Teaching your kids how to budget

There comes a time in every parent’s life when they have to sit down with their son or daughter for a frank discussion about … money.

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Teaching your kids how to budget
 is one of those things that requires a frank discussion about money.

For any youngster, it’s all about being in control of his or her own destiny, or at least feeling as if they’re in control – even if mum and dad are still their personal chef, cleaner and taxi driver.

Giving a child full control of their own budget is an important step on their path to self-sufficiency.

Goal setting

Budgeting provides lessons in the virtues of hard work and planning for the future.

Learning to set goals and putting in place the steps to achieve those goals is a vital skill, one crucial to happiness in every aspect of life.

Sense of worth

There is no better way for a person to learn about the true value of money than by spending his or her own money.

When there’s hard work and tight budgeting behind the purchase of a new pair of expensive sneakers, they are all the more precious than if they magically appeared with the swipe of mum or dad’s plastic.

And along with a greater appreciation of their possessions, your kids will also get a boost to their own self-worth, for being trusted to control their own finances.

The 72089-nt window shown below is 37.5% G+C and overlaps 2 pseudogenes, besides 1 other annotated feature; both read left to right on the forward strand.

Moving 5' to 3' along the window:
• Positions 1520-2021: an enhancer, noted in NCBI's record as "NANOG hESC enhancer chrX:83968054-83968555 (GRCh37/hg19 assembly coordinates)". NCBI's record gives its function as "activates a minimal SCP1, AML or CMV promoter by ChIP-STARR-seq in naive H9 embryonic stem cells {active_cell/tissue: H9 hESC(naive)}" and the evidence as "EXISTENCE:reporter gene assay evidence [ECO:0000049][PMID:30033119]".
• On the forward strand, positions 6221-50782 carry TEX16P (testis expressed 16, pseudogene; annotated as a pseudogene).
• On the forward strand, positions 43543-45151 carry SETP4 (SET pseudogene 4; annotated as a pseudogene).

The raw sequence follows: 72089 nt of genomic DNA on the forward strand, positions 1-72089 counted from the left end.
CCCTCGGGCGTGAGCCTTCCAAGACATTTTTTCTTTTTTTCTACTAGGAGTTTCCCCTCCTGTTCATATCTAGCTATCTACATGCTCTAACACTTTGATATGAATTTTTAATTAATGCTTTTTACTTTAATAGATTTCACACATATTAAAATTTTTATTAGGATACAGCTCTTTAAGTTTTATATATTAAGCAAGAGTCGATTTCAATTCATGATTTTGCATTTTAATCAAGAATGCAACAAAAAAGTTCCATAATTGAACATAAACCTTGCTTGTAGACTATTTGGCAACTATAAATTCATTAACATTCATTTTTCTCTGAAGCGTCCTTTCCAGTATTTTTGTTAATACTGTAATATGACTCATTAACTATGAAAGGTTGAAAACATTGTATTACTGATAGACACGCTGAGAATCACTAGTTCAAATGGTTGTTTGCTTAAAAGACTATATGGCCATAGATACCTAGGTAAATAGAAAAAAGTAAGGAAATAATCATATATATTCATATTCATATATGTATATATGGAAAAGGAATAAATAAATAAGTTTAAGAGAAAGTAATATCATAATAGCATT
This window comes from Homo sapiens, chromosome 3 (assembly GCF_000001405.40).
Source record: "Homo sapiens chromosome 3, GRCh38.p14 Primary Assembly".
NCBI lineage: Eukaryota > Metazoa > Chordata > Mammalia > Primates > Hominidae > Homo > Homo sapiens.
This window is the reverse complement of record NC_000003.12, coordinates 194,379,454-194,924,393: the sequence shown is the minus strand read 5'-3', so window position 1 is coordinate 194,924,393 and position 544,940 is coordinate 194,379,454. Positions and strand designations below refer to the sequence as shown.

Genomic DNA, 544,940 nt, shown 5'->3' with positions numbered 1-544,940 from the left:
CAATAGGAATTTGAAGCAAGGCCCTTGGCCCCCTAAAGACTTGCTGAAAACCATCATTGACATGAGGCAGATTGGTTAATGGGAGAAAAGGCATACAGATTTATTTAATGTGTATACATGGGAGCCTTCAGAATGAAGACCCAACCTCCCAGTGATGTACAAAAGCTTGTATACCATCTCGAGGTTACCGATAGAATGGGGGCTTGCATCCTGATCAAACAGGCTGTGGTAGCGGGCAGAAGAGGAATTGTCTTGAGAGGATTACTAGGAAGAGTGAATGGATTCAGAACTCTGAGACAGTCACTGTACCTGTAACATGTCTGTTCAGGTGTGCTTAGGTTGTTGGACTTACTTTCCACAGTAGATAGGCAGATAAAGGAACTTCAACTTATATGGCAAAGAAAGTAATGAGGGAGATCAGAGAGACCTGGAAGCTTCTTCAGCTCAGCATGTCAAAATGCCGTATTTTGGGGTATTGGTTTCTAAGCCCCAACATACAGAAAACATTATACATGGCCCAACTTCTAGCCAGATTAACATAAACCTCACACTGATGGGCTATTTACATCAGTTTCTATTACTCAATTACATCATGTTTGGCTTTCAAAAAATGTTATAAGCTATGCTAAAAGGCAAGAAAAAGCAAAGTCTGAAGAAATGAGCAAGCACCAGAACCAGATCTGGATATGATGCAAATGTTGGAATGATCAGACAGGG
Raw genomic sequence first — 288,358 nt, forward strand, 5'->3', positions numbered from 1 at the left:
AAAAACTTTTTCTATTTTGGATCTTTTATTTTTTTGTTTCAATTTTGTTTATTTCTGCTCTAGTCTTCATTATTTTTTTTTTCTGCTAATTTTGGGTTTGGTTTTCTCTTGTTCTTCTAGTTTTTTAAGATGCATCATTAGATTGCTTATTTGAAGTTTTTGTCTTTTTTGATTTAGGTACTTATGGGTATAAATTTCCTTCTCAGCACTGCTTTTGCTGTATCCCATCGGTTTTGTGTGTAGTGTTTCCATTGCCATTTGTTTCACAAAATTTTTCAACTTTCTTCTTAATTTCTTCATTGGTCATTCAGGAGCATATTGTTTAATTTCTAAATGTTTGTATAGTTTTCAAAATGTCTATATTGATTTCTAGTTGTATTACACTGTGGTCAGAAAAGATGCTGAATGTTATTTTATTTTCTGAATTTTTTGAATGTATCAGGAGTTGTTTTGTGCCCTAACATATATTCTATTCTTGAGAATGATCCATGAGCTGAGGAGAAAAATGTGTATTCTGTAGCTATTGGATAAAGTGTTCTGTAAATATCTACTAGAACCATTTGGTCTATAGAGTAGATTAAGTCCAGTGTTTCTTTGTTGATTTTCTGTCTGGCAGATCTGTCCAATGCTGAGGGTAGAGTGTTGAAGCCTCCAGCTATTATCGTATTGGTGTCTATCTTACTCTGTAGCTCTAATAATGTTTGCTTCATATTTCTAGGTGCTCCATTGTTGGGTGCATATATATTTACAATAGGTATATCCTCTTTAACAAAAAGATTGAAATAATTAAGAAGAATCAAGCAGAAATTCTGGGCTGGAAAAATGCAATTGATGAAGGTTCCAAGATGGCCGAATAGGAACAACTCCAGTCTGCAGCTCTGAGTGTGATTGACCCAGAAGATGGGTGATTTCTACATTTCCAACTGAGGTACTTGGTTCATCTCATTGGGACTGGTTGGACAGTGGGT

Resisting temptation

By learning to budget, a teenager learns about setting personal barriers and resisting temptation.

Yes, that app that all their friends are playing is cool, and is only $10, but that’s $10 that they won’t have to spend on socialising come the weekend.

Allocating money to specific targets is a great lesson in avoiding unnecessary waste.

Set your kids on the road to better budgeting by:

Leading by example: Sit down and go through the family budget with your child, so they can see where the family funds are allocated. If they can see the true cost of running the household, it might just make them more appreciative of all your hard work.

Making money part of everyday life: Once they’ve got their head around the family budget, let them have a go at controlling it, or start small by allowing your child to plan for a family day out. Give them the money, and allow them to figure out how to spend it.

Making them earn their keep: Earning money feels even better than spending it, so encourage your child to get a part-time job. Once they know they have a regular income, they will be able to budget and save for big-ticket items.

Getting them to save and plan on-line. Get them to explore the different types of accounts that banks have and their benefits, so they can make the most of their savings.

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